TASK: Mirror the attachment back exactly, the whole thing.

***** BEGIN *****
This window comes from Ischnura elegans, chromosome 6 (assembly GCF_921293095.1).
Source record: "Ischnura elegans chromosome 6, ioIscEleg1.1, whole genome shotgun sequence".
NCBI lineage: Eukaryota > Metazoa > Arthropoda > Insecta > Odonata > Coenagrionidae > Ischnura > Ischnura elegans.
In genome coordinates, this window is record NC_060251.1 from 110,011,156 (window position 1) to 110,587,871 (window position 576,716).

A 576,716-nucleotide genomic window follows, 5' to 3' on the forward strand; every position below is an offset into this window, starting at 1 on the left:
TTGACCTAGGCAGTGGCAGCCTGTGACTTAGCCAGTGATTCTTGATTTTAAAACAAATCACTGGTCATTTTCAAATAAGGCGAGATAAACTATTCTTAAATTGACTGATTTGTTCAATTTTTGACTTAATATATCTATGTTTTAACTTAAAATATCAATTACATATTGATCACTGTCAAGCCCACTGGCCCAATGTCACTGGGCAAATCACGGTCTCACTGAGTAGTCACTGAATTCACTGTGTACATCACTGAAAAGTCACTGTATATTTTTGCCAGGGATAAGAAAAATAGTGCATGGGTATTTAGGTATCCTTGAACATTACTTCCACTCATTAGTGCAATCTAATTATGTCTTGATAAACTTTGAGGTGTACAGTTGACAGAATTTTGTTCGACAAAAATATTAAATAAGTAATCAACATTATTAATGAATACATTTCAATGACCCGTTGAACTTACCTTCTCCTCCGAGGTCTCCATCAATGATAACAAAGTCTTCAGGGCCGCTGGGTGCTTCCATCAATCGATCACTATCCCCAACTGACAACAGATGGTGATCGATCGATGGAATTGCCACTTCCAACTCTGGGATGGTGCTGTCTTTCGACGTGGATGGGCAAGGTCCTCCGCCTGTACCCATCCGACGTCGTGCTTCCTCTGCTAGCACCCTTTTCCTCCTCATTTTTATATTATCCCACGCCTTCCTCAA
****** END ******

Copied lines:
This window comes from Ischnura elegans, chromosome 6 (assembly GCF_921293095.1).
Source record: "Ischnura elegans chromosome 6, ioIscEleg1.1, whole genome shotgun sequence".
NCBI lineage: Eukaryota > Metazoa > Arthropoda > Insecta > Odonata > Coenagrionidae > Ischnura > Ischnura elegans.
In genome coordinates, this window is record NC_060251.1 from 110,011,156 (window position 1) to 110,587,871 (window position 576,716).

A 576,716-nucleotide genomic window follows, 5' to 3' on the forward strand; every position below is an offset into this window, starting at 1 on the left:
TTGACCTAGGCAGTGGCAGCCTGTGACTTAGCCAGTGATTCTTGATTTTAAAACAAATCACTGGTCATTTTCAAATAAGGCGAGATAAACTATTCTTAAATTGACTGATTTGTTCAATTTTTGACTTAATATATCTATGTTTTAACTTAAAATATCAATTACATATTGATCACTGTCAAGCCCACTGGCCCAATGTCACTGGGCAAATCACGGTCTCACTGAGTAGTCACTGAATTCACTGTGTACATCACTGAAAAGTCACTGTATATTTTTGCCAGGGATAAGAAAAATAGTGCATGGGTATTTAGGTATCCTTGAACATTACTTCCACTCATTAGTGCAATCTAATTATGTCTTGATAAACTTTGAGGTGTACAGTTGACAGAATTTTGTTCGACAAAAATATTAAATAAGTAATCAACATTATTAATGAATACATTTCAATGACCCGTTGAACTTACCTTCTCCTCCGAGGTCTCCATCAATGATAACAAAGTCTTCAGGGCCGCTGGGTGCTTCCATCAATCGATCACTATCCCCAACTGACAACAGATGGTGATCGATCGATGGAATTGCCACTTCCAACTCTGGGATGGTGCTGTCTTTCGACGTGGATGGGCAAGGTCCTCCGCCTGTACCCATCCGACGTCGTGCTTCCTCTGCTAGCACCCTTTTCCTCCTCATTTTTATATTATCCCACGCCTTCCTCAA